I came up with a Groovy script that uses the third party tool "pdfbox" to convert pdf to text. This is done using a combination of Groovy script and command line execution.

To recreate this, follow these steps.

Step 1 - download pdfbox from here.

Install it and remember its location, this will get used later.

Step 2 - In the RapidMiner process where you want to access the pdfs, ensure the following macros are defined.
  • file_path - the full path to the pdf file
  • file_name - the file name of the pdf file without any folder information
  • outputFileLocation - the name of the folder where you want the converted pdf to be placed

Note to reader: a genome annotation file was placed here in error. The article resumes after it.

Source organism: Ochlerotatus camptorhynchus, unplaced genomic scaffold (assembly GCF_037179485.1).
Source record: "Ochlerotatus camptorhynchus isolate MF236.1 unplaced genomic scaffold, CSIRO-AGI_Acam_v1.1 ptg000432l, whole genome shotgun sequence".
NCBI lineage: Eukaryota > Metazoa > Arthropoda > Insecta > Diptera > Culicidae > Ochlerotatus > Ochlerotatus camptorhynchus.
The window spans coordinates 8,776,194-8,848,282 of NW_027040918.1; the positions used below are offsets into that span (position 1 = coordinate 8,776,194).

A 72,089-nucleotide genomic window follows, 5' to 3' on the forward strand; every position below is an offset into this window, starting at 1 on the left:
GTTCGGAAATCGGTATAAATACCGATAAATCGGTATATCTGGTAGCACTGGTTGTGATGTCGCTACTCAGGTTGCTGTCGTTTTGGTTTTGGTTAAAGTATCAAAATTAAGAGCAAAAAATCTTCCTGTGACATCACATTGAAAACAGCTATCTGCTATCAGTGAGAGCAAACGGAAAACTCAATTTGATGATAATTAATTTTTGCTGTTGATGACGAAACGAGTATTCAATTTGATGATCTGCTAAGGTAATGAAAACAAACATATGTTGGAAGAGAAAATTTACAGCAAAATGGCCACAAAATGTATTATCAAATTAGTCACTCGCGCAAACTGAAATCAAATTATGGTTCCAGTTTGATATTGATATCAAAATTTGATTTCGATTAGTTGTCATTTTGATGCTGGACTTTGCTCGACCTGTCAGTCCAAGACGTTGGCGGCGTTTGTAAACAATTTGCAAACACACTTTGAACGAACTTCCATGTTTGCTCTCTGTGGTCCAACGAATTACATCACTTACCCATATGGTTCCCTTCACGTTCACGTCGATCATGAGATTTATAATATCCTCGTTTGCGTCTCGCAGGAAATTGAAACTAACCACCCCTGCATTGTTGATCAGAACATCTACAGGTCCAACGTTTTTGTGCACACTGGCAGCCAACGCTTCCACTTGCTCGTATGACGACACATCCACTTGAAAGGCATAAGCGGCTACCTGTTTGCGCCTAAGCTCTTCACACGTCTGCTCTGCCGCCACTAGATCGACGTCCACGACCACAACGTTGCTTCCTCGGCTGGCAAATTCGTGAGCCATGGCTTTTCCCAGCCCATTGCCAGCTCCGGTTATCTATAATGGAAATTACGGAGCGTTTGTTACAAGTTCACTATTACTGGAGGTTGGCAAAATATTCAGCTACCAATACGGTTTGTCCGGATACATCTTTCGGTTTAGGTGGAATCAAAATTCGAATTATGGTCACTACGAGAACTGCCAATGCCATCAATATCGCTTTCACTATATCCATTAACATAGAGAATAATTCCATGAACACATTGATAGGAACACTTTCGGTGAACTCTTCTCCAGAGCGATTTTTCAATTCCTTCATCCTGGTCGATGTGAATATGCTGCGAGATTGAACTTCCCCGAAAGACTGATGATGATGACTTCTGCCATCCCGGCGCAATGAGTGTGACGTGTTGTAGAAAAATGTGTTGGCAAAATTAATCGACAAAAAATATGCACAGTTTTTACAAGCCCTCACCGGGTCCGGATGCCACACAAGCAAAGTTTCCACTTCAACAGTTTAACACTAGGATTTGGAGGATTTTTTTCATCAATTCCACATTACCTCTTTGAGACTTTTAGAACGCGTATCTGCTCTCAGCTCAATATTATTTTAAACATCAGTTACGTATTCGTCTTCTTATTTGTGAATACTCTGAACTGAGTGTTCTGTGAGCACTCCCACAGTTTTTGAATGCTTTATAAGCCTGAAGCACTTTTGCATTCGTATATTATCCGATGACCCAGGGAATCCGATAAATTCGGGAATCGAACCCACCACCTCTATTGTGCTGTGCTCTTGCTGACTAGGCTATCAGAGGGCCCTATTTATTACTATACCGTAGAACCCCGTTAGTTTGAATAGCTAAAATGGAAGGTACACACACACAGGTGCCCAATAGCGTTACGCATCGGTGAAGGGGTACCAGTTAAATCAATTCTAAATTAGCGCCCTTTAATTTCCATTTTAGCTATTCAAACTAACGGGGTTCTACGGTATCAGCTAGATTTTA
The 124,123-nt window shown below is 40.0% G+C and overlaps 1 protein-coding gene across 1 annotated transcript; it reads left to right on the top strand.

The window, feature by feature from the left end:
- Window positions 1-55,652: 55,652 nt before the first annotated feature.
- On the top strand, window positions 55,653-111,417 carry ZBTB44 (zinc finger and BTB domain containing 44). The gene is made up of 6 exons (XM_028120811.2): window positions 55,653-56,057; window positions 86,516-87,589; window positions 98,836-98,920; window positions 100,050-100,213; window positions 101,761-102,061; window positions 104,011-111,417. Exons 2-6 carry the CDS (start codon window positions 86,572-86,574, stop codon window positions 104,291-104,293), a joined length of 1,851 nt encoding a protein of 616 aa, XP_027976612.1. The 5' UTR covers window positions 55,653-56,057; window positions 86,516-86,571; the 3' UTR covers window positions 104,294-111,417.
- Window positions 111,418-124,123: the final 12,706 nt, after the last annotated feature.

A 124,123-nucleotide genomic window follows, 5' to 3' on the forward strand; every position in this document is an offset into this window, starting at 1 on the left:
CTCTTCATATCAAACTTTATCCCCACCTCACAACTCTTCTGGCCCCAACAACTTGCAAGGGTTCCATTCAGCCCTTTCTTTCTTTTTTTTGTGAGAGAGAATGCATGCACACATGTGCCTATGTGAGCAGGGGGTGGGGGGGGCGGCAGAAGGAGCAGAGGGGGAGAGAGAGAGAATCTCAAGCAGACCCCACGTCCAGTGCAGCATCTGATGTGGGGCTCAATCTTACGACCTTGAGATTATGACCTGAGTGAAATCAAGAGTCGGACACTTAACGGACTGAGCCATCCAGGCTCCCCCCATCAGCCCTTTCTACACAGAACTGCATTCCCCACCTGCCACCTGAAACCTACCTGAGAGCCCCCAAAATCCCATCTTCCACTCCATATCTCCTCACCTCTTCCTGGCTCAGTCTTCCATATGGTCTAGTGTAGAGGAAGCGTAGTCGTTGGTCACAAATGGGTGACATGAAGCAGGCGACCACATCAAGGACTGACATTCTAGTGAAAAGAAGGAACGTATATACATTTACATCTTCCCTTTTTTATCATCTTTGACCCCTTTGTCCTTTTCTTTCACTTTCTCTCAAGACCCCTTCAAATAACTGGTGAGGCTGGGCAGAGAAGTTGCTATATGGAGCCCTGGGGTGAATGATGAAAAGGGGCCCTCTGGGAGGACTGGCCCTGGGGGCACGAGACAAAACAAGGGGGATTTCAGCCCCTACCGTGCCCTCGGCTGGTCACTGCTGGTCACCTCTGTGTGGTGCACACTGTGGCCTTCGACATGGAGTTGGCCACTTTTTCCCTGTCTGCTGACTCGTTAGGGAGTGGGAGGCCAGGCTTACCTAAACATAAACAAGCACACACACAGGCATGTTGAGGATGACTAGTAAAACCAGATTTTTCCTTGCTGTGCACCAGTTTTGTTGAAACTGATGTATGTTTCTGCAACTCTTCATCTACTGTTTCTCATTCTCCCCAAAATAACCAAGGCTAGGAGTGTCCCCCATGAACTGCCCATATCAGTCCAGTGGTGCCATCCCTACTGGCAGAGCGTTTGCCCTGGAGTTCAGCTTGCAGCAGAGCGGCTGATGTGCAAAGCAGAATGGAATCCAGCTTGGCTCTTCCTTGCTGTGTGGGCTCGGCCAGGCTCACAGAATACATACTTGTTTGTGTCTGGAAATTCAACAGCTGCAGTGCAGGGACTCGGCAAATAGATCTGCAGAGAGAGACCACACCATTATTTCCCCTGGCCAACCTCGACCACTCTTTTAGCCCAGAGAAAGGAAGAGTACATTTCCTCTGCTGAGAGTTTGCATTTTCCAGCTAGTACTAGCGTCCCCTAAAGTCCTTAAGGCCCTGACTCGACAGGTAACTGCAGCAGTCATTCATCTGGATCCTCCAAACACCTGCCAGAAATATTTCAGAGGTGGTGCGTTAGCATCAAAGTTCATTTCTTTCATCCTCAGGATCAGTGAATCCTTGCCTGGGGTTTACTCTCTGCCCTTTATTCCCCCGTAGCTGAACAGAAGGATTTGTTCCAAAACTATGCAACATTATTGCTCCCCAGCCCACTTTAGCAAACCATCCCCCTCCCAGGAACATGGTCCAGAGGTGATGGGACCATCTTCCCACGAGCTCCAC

• pdfboxLocation - the full name of the folder containing the pdfbox software
Step 3 - Now create a Groovy script containing the following code.

String file_name = operator.getProcess().macroHandler.getMacro("file_name");
String outputFileLocation =
String file_path = operator.getProcess().macroHandler.getMacro("file_path");
String pdfboxLocation = operator.getProcess().macroHandler.getMacro("pdfboxLocation");
String cmdLine = "java -jar " + "\"" + pdfboxLocation + "\"" + " ExtractText -force " + "\"" + file_path + "\" " + "\"" + outputFileLocation + file_name + ".txt" + "\"";

operator.getProcess().macroHandler.addMacro("cmdLine", cmdLine);

This creates a command line to be executed in a macro called cmdLine. It would be possible to run this from Groovy but I found it easier and quicker simply to use the "Execute Program" operator with the command set to %{cmdLine} - this is step 4.